A group exercise was then undertaken in line with the EDPQS Training Pack. In groups, participants discussed mechanisms which exist in Greece to ensure the quality of preventive work, and how these mechanisms could be improved and supported using EDPQS. Participants engaged very much with this discussion, and the session ended only because the facilitator had to leave for the airport.

The Greek hosts Ioulia and Anastasios concluded the day by asking participants to devise an action plan about how to promote quality and use of quality standards in their own work, their organisation and at the national level. Feedback from the group suggested the need for training on EDPQS, but also helped to identify a group of motivated stakeholders active at the national level who could support the promotion and application of EDPQS in Greece.

It was interesting for the EDPQS Project Partners to meet members of the Greek prevention community and to experience the enthusiasm for high quality prevention displayed by the group. Likewise, participants enjoyed meeting in person the authors of the EDPQS, as well as being able to network with their colleagues from other parts in Greece and to discuss how the quality of prevention can be further promoted and developed in this country. This was a perfect example for the kind of exchange and advocacy at national level which the EDPQS project hopes to set in motion.

Project Update #6: The current EDPQS Project enters its final phase

Jeff LeeIn today’s blog, Project Manager Jeff Lee from the Centre for Public Health at Liverpool John Moores University (LJMU) reviews the work undertaken by the Prevention Standards Partnership during 2014 and outlines the final phase of work. The European Drug Prevention Quality Standards (EDPQS) Phase II Project will formally come to an end on 31 March 2015.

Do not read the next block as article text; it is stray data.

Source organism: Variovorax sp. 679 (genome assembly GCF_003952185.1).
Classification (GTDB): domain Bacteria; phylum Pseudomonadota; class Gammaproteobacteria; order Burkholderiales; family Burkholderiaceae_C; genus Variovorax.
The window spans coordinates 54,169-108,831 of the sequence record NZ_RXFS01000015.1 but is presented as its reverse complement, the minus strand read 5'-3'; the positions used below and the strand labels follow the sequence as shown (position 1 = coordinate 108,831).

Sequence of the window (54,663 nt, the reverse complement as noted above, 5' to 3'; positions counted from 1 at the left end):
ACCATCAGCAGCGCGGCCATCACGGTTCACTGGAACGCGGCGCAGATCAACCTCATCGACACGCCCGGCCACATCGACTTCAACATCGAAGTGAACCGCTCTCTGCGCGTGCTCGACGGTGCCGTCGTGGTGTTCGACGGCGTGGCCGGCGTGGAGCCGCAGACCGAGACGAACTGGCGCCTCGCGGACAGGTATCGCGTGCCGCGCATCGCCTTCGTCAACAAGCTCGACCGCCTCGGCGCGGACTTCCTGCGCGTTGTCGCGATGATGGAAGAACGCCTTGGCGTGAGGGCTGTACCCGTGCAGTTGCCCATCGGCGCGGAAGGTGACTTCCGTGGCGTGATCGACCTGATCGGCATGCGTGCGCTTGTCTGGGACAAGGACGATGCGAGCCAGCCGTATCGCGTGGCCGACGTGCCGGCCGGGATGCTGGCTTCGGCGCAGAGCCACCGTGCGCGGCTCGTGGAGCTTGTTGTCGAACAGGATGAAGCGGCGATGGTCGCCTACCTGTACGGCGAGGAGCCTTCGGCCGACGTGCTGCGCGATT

What happened during 2014?

Time has flown and it seems incredible that we are now entering the final three months of the project’s life. Two important activities were begun late in 2013 and pursued during the first half of 2014. The two initial activities involved a “mapping” of existing toolkits in the health promotion field, and a needs assessment to help identify priority target audiences for EDPQS support materials and their needs (see Project Update 2 and Project Update 5 for details).

The findings from these two pieces of research provided important information and a baseline for the major focus of the second half of 2014 – the planning, development and writing of the EDPQS toolkits.

The toolkits will be a major project outcome intended to raise the awareness and help with the application of the Quality Standards by those engaged with planning, supporting or reviewing prevention related initiatives. LJMU led on this task and developed a methodology that could be used to prepare the toolkits. This was reviewed and refined with project partners and resulted in a plan for developing three toolkits.

Development of the toolkits is still ongoing. Each toolkit is being developed through a Partner acting as the lead: Eötvös Loránd University in Hungary; ASL Milano in Italy and LJMU in the UK. Each lead Partner is supported by other Partners that have been assigned to support a particular toolkit’s development.

Three toolkits are in process:

  • A toolkit to assist policy makers, commissioners, funders to identify whether a programme or a project is worthy of (financial or other) support, and which will provide information on how to follow-up the implementation of supported programmes through evaluation activities. All information will be provided within the framework of the EDPQS.
  • A toolkit to support the programme developers, service managers and front-line practitioners to review and improve their own prevention work, based upon the EDPQS
  • A toolkit to support people who wish to promote quality in prevention to raise awareness and disseminate the EDPQS. The toolkit will contain a short introduction to the EDPQS; training materials for use in face-to-face workshops; as well as guidelines to translating, adapting and disseminating the EDPQS. A position paper will be included on the use of the EDPQS with respect to a shared vision of high quality drug prevention.